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Teaching Kids How to Save

Young boy adding money to piggy bank

Helping your child learn how to be smart with their money can start at an early age, with their first piggy bank. Teaching your children lessons about living within their means and saving for a goal will not only help them learn about the value of a dollar now, but will help them when they are old enough to venture out on their own. Here are some ideas:

Start with a piggy bank

Encourage your child to collect change in his or her own bank. Once every couple of months, sit down and count the coins together to see how much it equals. Use a small amount to buy a treat, then put the rest back into the bank. This gives a tangible way for kids to learn how money adds up.

Give them chores

Kids like to be rewarded for a job well done. Give age-appropriate chores like putting toys away, emptying wastebaskets or dusting. Set up a chore chart that ties tasks to a dollar amount. This teaches kids that they can be rewarded for the effort and work that they do.

Give an allowance

As kids get older, they will learn how to manage money by having some money to manage. Instead of handing out a dollar for every candy bar they want, set up an allowance system. Determine an amount you can afford and have them pay for special extras with that fund. If they want a toy, a treat or a video game, show them how long they will have to save to buy it.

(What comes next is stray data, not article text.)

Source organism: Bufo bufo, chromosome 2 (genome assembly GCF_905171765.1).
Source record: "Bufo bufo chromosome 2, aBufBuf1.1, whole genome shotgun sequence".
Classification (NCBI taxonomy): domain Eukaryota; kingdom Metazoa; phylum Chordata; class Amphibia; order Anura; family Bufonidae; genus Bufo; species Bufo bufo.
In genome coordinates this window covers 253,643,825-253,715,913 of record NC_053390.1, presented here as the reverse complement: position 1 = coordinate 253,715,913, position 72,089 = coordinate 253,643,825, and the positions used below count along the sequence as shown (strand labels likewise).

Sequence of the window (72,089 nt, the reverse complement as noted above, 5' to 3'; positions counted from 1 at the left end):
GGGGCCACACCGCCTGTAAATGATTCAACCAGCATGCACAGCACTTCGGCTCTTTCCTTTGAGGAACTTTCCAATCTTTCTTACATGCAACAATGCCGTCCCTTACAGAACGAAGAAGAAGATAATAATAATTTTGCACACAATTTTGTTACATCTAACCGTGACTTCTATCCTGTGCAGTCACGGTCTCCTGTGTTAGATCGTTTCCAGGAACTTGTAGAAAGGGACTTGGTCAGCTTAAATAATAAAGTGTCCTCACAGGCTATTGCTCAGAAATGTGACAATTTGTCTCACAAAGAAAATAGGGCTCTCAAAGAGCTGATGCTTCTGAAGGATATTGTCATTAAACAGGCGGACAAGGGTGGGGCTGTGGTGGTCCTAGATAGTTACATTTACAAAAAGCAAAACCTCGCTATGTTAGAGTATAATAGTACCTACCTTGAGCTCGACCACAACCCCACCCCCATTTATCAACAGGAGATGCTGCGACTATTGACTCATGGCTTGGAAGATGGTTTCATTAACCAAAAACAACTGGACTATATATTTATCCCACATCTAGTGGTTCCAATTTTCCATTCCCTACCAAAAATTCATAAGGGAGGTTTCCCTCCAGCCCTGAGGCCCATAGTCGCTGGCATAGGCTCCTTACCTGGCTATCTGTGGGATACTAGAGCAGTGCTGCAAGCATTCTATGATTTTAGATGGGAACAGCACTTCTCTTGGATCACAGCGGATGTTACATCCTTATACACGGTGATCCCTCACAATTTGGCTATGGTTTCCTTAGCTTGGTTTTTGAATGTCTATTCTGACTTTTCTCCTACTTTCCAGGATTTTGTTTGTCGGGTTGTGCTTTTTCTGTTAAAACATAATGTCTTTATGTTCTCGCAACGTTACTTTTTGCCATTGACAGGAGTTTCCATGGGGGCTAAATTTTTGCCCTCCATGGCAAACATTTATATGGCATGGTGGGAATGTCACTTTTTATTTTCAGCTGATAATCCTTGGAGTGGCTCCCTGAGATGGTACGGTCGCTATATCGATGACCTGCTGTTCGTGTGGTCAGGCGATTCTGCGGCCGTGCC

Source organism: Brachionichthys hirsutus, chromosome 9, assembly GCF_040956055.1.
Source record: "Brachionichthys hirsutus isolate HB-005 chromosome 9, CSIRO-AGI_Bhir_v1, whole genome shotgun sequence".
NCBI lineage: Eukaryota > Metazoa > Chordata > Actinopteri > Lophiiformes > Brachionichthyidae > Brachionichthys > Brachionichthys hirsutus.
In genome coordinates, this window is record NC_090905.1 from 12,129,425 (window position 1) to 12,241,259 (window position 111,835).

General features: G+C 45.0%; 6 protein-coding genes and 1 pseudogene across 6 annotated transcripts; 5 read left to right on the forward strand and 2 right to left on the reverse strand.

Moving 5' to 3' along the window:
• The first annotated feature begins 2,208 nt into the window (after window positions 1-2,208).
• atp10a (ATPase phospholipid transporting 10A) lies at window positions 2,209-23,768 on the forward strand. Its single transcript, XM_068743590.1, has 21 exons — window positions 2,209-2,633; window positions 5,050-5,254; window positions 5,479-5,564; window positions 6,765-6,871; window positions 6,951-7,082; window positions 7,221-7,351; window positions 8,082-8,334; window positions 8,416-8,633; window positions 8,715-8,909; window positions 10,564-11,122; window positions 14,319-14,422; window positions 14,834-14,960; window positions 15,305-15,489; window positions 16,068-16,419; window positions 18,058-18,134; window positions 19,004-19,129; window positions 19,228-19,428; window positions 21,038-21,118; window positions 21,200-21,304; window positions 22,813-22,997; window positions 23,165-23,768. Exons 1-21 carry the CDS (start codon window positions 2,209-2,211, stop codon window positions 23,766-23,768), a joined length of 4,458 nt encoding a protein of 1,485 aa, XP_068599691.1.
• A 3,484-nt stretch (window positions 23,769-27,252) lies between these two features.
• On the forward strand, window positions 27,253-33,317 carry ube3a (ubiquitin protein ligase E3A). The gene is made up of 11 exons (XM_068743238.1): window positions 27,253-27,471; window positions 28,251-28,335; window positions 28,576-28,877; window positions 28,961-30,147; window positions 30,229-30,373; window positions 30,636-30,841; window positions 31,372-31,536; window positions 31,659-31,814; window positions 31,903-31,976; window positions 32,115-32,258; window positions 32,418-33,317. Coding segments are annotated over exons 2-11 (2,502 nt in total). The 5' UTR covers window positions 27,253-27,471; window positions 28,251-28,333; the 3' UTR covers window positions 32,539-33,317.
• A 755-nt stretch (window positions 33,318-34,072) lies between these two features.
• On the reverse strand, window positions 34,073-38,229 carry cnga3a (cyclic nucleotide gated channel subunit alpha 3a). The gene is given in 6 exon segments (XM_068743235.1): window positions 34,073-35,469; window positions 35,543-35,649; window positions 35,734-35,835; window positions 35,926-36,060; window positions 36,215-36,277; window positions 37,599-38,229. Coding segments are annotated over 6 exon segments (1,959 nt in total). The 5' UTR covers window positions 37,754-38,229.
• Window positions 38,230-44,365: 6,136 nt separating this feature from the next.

Add up prices

At the grocery store, challenge kids to find the cheapest apples or pasta sauce. Teach them how to read the price per unit tags on the shelf. Have them do the math – are two small cans cheaper than one large can? Make a game of clipping coupons and adding up prices.

Play games

Look for board games like Monopoly or Life that involve skills like counting money, saving for a goal and learning about the value of real estate.

Discuss wants versus needs

When a child is young, everything they want is critical – whether it’s the latest comic book or an ice cream at the mall. Teaching them the difference between wants and needs will help them learn how “critical” each thing is. Needs are the basics – where they live, the clothes they wear and the food they eat. Wants are the extras, like movie tickets, candy in the checkout line and a trip to the toy store.

Set goals

If your child has his heart set on a $40 video game and gets a $10 weekly allowance, help him set up a plan to reach his goal. Does he want to save his full allowance each week? Does he want to spend $5 each week on other things? Coming up with a goal for something he wants will help make goal-setting real.

Offer savings incentives

If your child has a big goal, like an expensive pair of sneakers, help your child set up a savings plan. Help motivate her by offering to match her savings or a portion of it if she reaches a certain goal. Think of it like this: It’s like a company offering matching contributions to a retirement plan, in order to motivate an employee to save.

Help them learn from mistakes

If your children blow all their allowance before the week is out or spend it on expensive toys that they aren’t happy with, let them learn from their mistakes. Creating a teachable moment will help them grow up to be smarter with their hard-earned money.

Teaching your children about the value of money, how to save and how to set goals will pay off in the future.

The opinions voiced in this material are for general information only and are not intended to provide specific advice or recommendations for any individual.